Is it worth it to keep trying? - Mothering Forums

 
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#1 of 7 Old 10-05-2013, 03:05 PM - Thread Starter
 
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I had a bilateral mastectomy in 2010. As you can imagine, exclusive breastfeeding is not an option. The midwives never gave me the chance to nurse, despite spending my entire pregnancy telling them that I wanted to try using the at-breast supplementer and being told that this wouldn't be a problem. The lactation consultant we saw the first week yelled at us and told me to give up on breastfeeding, then shoved a bottle down his throat. (she had us completely destroy is ability to say when he's full- he ate until he threw up for the first month of life, it was heartwrenching) I think she was angry we went through with the home birth, I can't figure out any other reason for her actions.

 

My baby's 5 months old. We've been trying to get baby to latch for the entire time on our own with very minimal results.

 

Breastfeeding is very important to me. My mom breastfed me long enough that I remember doing so. I always knew this is what I wanted to do, I want to give my babies the option to breastfeed as long as I did. Even though I needed the surgery, I cried that I wouldn't be able to breastfeed my children.

 

I've been given the contact info of a lactation consultant who takes insurance and says she understands our situation and may be able to help. But she's a good ways away and it's very difficult to get the time. Also, as the baby is 5 months and we wouldn't be able to exclusively breastfeed due to scheduling, there's really no guarantee and it'll be very difficult. I don't know what it'll do to me if we go through the trouble to see the lactation consultant and still fail.

 

I don't know if it's worth it to keep trying. Almost every time we try, the baby gets very frustrated and upset. It's breaking my heart to not be able to, and I feel like it'd be better for me to just accept that it wasn't meant to be, hope that next time will be different, and do what I can to make my baby happy in ways I actually can. If there were a guarantee that we'd get the baby to the breast and all would be well, I'd jump at it- but there's not.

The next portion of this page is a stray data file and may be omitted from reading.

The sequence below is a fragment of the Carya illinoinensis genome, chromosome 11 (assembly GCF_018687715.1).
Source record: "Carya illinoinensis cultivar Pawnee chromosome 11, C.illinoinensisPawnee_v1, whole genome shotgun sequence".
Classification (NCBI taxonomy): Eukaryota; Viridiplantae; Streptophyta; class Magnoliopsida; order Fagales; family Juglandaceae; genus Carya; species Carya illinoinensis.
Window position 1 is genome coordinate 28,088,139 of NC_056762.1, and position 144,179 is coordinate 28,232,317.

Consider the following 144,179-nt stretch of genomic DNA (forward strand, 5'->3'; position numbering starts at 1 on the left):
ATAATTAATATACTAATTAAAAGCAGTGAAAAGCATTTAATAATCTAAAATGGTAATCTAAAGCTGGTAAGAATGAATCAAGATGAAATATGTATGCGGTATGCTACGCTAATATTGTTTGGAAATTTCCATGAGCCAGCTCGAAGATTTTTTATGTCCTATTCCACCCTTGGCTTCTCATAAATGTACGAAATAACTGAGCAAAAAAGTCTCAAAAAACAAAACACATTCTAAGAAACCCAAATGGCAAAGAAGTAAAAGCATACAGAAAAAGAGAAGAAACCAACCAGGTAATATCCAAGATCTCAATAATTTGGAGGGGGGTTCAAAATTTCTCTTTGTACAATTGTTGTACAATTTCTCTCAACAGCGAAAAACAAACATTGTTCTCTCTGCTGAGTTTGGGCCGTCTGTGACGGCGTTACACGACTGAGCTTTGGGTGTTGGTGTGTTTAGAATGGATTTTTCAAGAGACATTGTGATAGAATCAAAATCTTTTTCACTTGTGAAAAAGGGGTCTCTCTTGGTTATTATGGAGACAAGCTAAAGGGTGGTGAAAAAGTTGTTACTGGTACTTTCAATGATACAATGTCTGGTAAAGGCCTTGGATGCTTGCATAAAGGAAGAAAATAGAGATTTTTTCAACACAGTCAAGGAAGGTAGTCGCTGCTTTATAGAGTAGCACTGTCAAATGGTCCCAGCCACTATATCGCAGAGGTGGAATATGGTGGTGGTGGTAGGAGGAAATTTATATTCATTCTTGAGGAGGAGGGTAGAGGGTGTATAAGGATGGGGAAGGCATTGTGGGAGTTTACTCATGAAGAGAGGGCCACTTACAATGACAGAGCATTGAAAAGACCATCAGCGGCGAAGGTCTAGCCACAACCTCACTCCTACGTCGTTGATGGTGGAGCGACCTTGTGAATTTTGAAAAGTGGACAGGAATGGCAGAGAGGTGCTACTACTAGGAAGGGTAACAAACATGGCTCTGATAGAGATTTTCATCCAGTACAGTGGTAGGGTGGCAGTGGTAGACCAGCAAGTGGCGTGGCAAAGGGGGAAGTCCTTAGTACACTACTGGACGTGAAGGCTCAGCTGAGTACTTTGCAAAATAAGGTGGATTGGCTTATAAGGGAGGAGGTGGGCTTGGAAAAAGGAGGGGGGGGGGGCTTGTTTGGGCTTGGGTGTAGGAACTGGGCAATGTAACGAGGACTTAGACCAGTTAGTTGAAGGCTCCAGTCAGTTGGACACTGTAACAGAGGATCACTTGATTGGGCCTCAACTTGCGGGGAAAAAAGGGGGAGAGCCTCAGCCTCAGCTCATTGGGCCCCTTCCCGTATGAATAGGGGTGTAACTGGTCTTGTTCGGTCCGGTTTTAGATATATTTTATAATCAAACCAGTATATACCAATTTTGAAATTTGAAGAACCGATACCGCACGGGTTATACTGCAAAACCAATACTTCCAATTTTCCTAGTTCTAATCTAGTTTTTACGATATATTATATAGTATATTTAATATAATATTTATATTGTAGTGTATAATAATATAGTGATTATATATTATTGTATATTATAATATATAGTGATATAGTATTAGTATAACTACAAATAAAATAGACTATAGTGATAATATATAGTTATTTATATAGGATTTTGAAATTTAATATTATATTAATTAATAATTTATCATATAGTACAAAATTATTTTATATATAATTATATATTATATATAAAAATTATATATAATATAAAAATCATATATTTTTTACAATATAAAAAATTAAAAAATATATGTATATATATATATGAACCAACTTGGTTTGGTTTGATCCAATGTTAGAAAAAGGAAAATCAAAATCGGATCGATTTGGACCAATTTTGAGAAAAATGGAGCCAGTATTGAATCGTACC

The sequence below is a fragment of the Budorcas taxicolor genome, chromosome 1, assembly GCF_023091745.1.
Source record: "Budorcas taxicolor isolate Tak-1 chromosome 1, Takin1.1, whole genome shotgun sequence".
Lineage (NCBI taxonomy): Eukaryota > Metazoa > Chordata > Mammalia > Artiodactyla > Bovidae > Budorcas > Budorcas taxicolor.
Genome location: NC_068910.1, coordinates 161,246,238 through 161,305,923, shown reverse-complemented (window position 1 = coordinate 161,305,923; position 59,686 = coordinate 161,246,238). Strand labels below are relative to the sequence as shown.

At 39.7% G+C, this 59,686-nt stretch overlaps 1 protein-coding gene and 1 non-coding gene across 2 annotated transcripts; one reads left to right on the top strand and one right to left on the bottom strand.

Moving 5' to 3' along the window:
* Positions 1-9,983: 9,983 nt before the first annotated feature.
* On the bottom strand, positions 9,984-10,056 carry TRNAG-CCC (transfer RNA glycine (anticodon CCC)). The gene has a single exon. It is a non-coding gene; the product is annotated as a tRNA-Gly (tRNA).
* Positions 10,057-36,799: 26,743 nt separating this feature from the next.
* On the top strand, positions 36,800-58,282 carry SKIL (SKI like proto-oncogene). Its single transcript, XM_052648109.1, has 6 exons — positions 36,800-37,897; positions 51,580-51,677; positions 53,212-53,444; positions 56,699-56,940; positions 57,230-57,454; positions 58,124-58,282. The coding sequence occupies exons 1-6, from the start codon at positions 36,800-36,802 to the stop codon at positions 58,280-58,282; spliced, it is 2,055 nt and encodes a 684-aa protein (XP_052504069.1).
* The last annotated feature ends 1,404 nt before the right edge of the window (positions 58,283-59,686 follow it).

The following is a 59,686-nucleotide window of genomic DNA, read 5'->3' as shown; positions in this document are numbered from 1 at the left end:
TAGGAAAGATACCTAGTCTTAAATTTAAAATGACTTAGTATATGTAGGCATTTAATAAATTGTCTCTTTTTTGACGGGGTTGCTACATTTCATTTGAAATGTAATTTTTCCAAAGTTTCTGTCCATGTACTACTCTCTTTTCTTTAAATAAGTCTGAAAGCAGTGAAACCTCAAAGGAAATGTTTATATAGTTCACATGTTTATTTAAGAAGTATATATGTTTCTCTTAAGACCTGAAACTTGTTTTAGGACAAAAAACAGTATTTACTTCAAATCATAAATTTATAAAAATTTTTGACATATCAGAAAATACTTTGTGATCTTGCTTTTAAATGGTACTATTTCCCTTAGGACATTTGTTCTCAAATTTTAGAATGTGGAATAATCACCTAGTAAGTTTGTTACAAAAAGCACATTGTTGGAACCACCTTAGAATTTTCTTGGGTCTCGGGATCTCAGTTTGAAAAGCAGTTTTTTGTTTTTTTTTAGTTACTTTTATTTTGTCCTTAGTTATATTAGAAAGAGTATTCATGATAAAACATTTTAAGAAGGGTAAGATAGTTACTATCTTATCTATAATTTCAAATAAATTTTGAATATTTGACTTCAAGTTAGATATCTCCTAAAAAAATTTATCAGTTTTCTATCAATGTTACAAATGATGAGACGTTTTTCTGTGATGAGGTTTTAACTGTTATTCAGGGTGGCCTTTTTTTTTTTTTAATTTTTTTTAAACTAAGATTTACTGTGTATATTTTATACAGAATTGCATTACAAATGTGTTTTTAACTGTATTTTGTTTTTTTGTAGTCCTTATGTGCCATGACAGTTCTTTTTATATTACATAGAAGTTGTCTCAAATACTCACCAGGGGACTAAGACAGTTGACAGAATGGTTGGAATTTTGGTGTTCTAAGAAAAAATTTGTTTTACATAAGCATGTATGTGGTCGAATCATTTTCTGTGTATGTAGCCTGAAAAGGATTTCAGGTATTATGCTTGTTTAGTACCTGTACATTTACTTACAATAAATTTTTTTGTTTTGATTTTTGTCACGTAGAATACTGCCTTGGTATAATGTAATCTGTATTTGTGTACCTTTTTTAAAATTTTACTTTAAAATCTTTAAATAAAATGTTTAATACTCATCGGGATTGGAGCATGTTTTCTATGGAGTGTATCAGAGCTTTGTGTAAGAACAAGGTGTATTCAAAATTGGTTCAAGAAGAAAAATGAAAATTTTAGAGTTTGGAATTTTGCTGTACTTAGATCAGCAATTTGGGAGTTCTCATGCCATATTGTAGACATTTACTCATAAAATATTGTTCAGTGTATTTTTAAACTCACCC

I don't know what to do.


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#2 of 7 Old 10-05-2013, 04:51 PM
 
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I just wanted to step In with a tiny bit of hope. My baby is five months old as well. We just finally cut out supplementation this week. I don't have the same breastfeeding issues as you, but I have had a hard enough time that I formula fed my older child. Plus my son spent 16 days in the NICU during which time he was too sick to latch at all. But we made it. Step by step and inch by inch we made it to our goal.

I realize your goal and my goal are not the same, but maybe my experiences carry over a bit.

First things first: it IS okay to stop. It IS okay to set new goals. My daughter was bottle fed and I still have beautiful feeding memories. I still snuggled up to her skin to skin, I still watched her doze off all milk drunk, we still developed an amazing closeness. We just did it while holding a bottle. I was sad at first, but I'm okay. She's okay. We're okay. Now that she's older she still pretends to nurse her dolls and feels its normal, even though that's not how she was fed herself. It's a nonissue. If you follow that path, you will be okay. Sometimes as parents we need to alter our goals on the fly, and unfortunately sometimes it's painful to do so.

On the other hand, with my son I decided whatever steps we could manage would be good enough. I set small goals at a time. If I could pump half his bottle feed, it was enough. If I could get him to use the supplemental nursing system, it was enough. Every day I just did the best I could do. Even if it was an all formula day I knew he was loved and nourished just fine. This resulted in exactly what we needed, a relaxed mom and a relaxed baby, and my little goals became easier and easier to accomplish. In my case that meant finally exclusively breastfeeding after five months.

Either way, what I'm trying to say is that whatever you choose to do you must be kind to yourself. Your baby will get fed and he will be happy and healthy. How you choose to do that is really just a matter of managing goals and maintaining sanity. Keep that in mind when you make the LC decision.
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#3 of 7 Old 10-05-2013, 05:58 PM
 
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Skelly, I just wanted to say that your post was so right on and I too needed to read that today as we struggle with low supply for the second time and I wonder if it's worth all the hard work to fight for only a piece of what comes so easily to others. At the end of the day, I ask myself if I gave up tomorrow, could I live with that? So far it's been "no". The day it is "yes" I will turn in my Lact-aid and Domperidone, look at my daughter, and especially my older son who really is just fine despite it all and say that I truly gave all I had.

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#4 of 7 Old 10-10-2013, 07:52 PM